Nevertheless, while Turtles 3 still has about as many plot threads as Secret of the Ooze, the over-arching plot is at least easy to summarize and follow — the Turtles must find and rescue April O’Neil from feudal Japan within 60 hours or be trapped in the past. Granted, this just serves as the basic motivation throughout the movie, but subplots build from this point, rather than just growing out of other miscellaneous plot points.
The other major plot that the turtles are unwittingly sucked into is a complex relationship between Lord Norinaga and the peasant rebellion. Norinaga is the daimyo of the area whose son Kenshin is busy romancing the leader of the rebels Mitsu — that is until April and Kenshin have their places switched thanks to the magic scepter. Naturally this creates some confusion, made worse when four mutant turtles, who most mistake for Japanese demons, show up looking for her. And the turtles have to tip-toe around both sides of the conflict before they fully understand what is happening.
The “main” villain of this movie though is really the English(?) trader Walker, who is trying to play the daimyo and the rebellion against each other, and eventually feeds Norinaga’s fear of demons in order to sell his guns, cannons, and gunpowder at a huge profit.
All of these factors eventually converge into a story that should be pretty easy to tell. Unfortunately, it’s mangled quite a bit by the script itself.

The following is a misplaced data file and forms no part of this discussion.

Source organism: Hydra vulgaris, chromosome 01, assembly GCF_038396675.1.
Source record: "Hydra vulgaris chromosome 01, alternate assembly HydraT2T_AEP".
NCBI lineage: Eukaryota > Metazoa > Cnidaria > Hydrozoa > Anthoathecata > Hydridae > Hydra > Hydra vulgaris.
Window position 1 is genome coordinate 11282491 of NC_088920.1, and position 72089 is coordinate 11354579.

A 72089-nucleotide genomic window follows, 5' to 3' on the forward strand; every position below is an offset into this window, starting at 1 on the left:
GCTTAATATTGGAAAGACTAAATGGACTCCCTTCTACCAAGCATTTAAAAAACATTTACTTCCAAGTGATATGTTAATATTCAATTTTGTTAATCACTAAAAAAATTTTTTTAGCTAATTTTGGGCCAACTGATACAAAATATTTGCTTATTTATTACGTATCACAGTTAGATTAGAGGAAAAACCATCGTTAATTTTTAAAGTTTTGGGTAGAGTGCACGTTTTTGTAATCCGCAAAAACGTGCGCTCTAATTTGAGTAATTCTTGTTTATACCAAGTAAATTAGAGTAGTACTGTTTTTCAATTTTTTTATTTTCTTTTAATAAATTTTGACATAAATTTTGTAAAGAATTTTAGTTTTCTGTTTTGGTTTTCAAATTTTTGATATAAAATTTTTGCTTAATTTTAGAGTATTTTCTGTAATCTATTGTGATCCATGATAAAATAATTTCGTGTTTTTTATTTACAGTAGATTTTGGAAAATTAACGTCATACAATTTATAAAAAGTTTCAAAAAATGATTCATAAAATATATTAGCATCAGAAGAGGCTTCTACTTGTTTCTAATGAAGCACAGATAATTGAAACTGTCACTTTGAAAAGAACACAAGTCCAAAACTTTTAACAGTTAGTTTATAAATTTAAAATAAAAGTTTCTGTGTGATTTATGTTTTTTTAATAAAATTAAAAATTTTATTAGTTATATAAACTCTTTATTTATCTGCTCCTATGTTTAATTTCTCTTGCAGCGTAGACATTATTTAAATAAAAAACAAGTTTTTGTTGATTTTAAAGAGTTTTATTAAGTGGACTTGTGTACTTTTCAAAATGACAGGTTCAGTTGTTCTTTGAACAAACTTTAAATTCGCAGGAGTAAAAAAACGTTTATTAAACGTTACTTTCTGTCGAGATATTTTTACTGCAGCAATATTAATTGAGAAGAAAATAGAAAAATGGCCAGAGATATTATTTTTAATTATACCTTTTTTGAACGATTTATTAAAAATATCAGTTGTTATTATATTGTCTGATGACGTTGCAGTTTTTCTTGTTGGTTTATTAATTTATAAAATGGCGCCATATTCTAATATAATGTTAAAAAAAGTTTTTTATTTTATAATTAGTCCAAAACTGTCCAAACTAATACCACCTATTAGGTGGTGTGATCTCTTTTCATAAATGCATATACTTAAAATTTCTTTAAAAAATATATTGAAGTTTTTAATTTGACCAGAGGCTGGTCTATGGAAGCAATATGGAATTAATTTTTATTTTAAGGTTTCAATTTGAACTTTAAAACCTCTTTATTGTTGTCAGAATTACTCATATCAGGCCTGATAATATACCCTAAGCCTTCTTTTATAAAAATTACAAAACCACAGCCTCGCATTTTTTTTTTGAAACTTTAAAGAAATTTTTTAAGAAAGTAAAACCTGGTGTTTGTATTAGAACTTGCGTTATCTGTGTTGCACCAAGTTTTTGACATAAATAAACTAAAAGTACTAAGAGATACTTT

As previously mentioned, this is a much lighter turtles romp, so it tries to focus on comedy when it can. The comedy in this movie, however, is very hit or miss. Any pop-culture references feel very out of place or very dated (even for it’s time). Jokes about Japanese language typically fall flat as well, especially since the turtles being ninjas ought to know a little of it. They also have segments with the Japanese honor guards and Kenshin in New York, but these are typically short gags that fail to live up to their potential.
The climax is also a big build up to a very disappointing conclusion, that feels unbalanced. Norinaga, who has been shown to be the lesser of the two evils, being utterly humiliated by the end. Meanwhile, Walker, who the audience wants to see get his comeuppance, being undone by a lucky shot from a catapult.
What’s more, the somewhat complex situation that the plot tries to cover is also littered with cliches. The villagers are nondescript and uninteresting with only a couple exceptions. The English traders are rude, crude, and generically villainous, but perpetually stupid to make our heroes look better by comparison.
Speaking of, let’s take a look at our heroes in a half-shell…
While these are still Jim Henson Creature Shop creations, they don’t look nearly as good, for a number of reasons. For one, these animatronic heads had to be used on both the honor guard outfits in feudal Japan, and the regular turtle suits as well, The heads are definitely less distracting on the bulky armor of the honor guards, but simply look out of place atop the suits that aren’t wearing anything. Secondly, the lighting in this installment is easily the worst of the three, especially in regards to selling the illusion. The lighting is very even and bright for most of the movie, and in the open sequence in particular. Therefore, the turtles illusion is never given a chance, as they are placed in the worst possible lighting, angle, and outfits at the onset.
As for the turtles affecting the plot well…